Safeguarding Adults How to contact us Further Contacts Adult Protection: Your responsibilities Referral forms Policies Further information
What is adult protection? Adult protection is a framework that enables organisations to protect adults who are considered to be vulnerable from a variety of abusive situations. The framework utilizes a multi-agency approach involving Health, Social Services, Police, the Crown Prosecution Service as well as residential and nursing homes, residential care homes, nursing care homes, housing and the voluntary sector.
South Wales Safeguarding Adults Strategic Management Board.
The South Wales Safeguarding Adults Strategic Management Board is made up of local authorities, police, health groups, voluntary and independent sectors. These professional groups work together to challenge and combat abuse and promote the rights of vulnerable adults. The Health Board is a key member of this forum.
Who is a Vulnerable Adult?
‘A person who is 18 years of age or over, and who is or may be in need of community care services by reason of mental or other disability, age or illness and who is or may be unable to take care of him/herself, or unable to protect him/herself against significant harm or serious exploitation’. (Law Commission - Who decides?: Making decisions on behalf of mentally incapacitated adults 1997).
What is abuse?
“A single or repeated act or lack of appropriate action occurring within any relationship where there is an expectation of trust, which causes harm or distress to an [older] person”. (World Health Organization. Toronto declaration on the global prevention of elder abuse. Geneva: WHO, 2002).
It is not always the case that adults are able to protect and care for themselves. Some adults are particularly vulnerable to abuse and having their basic human rights routinely disregarded. For instance, experience suggests up to 5% of people over 65 and 10% of those with learning difficulties suffer some form of abuse or neglect. For some people abuse is an everyday experience.
There are five categories of abuse:
- Physical Abuse - Physical assault includes hitting, slapping or punching, over use or misuse of medication, undue restraint.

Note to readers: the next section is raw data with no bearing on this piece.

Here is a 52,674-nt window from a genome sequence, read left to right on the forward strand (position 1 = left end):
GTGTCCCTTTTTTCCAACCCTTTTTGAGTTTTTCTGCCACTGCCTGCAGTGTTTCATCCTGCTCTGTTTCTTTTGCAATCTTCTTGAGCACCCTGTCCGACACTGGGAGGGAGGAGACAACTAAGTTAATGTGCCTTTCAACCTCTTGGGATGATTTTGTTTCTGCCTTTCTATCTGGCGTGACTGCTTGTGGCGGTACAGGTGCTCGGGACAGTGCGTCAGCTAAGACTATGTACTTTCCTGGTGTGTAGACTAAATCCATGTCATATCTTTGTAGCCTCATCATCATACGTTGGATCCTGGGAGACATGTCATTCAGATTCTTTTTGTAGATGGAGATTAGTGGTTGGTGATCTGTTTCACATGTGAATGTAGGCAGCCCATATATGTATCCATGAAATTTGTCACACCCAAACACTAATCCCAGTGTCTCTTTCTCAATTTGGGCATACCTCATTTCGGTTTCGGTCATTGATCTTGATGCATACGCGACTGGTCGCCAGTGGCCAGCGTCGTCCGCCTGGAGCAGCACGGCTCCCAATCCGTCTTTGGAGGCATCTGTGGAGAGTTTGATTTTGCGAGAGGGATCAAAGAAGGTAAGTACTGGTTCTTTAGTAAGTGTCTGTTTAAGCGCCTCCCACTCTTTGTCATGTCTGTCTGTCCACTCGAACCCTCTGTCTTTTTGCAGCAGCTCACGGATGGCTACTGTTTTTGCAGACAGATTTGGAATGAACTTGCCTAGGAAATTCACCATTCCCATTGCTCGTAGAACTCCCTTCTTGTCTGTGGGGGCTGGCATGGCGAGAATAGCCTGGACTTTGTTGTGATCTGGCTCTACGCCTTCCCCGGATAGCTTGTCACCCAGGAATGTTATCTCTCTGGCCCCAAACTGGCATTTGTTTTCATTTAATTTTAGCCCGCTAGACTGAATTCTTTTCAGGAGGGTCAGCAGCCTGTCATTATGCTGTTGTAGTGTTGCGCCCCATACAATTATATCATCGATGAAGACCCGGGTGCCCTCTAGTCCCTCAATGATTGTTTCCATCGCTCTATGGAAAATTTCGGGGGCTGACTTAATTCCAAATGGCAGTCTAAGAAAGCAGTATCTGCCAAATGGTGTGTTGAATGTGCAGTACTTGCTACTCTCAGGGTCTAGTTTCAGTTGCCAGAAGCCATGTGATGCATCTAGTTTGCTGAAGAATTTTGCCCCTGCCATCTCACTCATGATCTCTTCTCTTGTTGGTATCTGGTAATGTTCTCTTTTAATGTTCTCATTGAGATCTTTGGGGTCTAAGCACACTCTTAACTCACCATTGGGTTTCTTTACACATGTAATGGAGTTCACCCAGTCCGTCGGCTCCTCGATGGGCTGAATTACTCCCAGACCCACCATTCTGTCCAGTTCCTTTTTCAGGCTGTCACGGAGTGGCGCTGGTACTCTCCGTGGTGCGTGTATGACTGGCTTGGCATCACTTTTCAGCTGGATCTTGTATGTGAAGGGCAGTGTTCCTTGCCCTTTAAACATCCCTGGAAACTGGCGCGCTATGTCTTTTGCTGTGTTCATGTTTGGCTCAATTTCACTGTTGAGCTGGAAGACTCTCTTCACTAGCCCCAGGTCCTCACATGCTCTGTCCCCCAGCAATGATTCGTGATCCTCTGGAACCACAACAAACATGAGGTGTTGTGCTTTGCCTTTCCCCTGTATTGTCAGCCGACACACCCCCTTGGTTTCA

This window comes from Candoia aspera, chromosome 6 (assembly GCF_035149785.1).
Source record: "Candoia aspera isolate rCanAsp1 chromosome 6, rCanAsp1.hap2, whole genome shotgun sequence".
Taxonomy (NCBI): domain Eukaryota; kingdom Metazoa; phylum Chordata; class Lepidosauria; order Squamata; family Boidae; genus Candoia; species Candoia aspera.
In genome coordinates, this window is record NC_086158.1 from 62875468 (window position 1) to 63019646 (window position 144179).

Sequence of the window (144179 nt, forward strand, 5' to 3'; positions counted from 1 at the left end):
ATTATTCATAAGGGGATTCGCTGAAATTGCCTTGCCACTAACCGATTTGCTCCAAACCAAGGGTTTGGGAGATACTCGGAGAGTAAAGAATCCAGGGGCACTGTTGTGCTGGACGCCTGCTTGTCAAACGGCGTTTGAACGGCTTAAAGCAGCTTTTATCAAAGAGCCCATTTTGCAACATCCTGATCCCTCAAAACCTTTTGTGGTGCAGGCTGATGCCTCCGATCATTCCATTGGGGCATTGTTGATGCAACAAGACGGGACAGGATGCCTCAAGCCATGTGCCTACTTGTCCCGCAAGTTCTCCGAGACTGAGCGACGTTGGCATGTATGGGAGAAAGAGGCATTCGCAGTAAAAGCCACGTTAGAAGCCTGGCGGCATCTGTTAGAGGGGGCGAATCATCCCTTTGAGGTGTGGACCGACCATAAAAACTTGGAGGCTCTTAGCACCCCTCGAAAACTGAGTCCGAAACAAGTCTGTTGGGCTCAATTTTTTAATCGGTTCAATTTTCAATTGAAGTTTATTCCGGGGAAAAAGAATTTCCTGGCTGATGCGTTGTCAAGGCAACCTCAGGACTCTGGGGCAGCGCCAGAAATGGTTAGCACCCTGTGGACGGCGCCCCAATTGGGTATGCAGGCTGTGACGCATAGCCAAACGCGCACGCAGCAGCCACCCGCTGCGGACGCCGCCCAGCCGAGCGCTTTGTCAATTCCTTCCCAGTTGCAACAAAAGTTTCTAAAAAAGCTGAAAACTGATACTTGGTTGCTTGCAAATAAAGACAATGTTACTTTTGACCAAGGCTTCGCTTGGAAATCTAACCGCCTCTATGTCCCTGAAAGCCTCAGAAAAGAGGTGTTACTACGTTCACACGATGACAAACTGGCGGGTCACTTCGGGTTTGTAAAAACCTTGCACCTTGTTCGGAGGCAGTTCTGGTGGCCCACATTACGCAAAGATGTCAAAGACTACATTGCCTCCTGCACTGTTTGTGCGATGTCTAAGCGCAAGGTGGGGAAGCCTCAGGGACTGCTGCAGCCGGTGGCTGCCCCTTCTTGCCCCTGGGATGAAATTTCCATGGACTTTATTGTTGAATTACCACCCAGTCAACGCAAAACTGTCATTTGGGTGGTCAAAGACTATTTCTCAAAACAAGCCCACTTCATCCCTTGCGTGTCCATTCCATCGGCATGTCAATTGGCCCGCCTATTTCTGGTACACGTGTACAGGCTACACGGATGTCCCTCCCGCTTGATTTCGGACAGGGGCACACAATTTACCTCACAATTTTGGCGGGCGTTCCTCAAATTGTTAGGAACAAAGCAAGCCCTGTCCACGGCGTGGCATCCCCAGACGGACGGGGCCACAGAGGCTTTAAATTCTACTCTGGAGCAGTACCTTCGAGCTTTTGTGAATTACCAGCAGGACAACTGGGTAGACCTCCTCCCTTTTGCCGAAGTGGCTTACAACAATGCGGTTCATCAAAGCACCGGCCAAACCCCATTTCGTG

- Sexual Abuse - Sexual abuse is a serious offence and includes rape and sexual assault or being touched where you do not want to be touched, such as genital areas or being made to touch other people's genital areas.
- Emotional/psychological Abuse – e.g: Use of ‘terms of endearment,’ verbal abuse, threats of harm, treating an adult like a child.
- Financial Abuse – e.g: Theft, fraud, pressure around wills, property or inheritance or misappropriation of benefits.
- Neglect – e.g: Not supporting someone to meet their needs for nutrition, hydration, hygiene or negligence in failing to administer medication, failing to appropriately manage patient skin integrity.
Who can abuse? Anyone can behave in a way that is abusive. It might be someone known, such as a family member, neighbor, or friend; unknown such as a stranger; or someone employed to provide care to the vulnerable adult such as a health or social care worker
Where does it happen? Abuse can happen anywhere – e.g: The patients home, a care setting such as Care Home or Hospital, at work or in a public area such as a pub or club, day centre or other public place.
Your Responsibilities: It is everyone's responsibility to play a part in the protection of vulnerable adults. If you witness abuse, are informed of abuse or just suspect that abuse is taking place, you must act without delay. If you feel a criminal act has or may have taken place, you should contact the police immediately. The patient’s safety and well-being are of paramount importance and the patient must be kept safe and as comfortable as possible. If medical help is required you must contact a doctor or an ambulance immediately.
What not to do?
- Do not ignore what’s going on.
- Do not destroy, clean or wipe any evidence that might be used in an investigation.
- Do not investigate the incident but record details of what has occurred or what you have been told as accurately as possible on a referral form.
- Prevention of abuse
- Education of staff
- Evaluation of practice
"The abuse of vulnerable adults is an ugly truth and is not a new phenomenon. By working together, we in Wales are finding that a better understanding of adult protection issues is rightly leading to a more open and fuller debate about how these matters should be addressed. In recent years there has also been a much greater public awareness of these issues, which in turn has led to a much lower tolerance of adult abuse.
"Raising an individual’s awareness of their rights is a key first step in them being able to enjoy them. One barrier to awareness can often be the complex nature of the legislation in this area. I therefore welcome this guide produced by the Older People’s Commissioner for Wales, which seeks to simplify this difficult area of legislation to help practitioners in their work. It will also help individuals and those caring for them who wish to develop their understanding of these issues." (Gwenda Thomas AM, Deputy Minister for Social Services)
Direct Gov Mental Capacity and the Law
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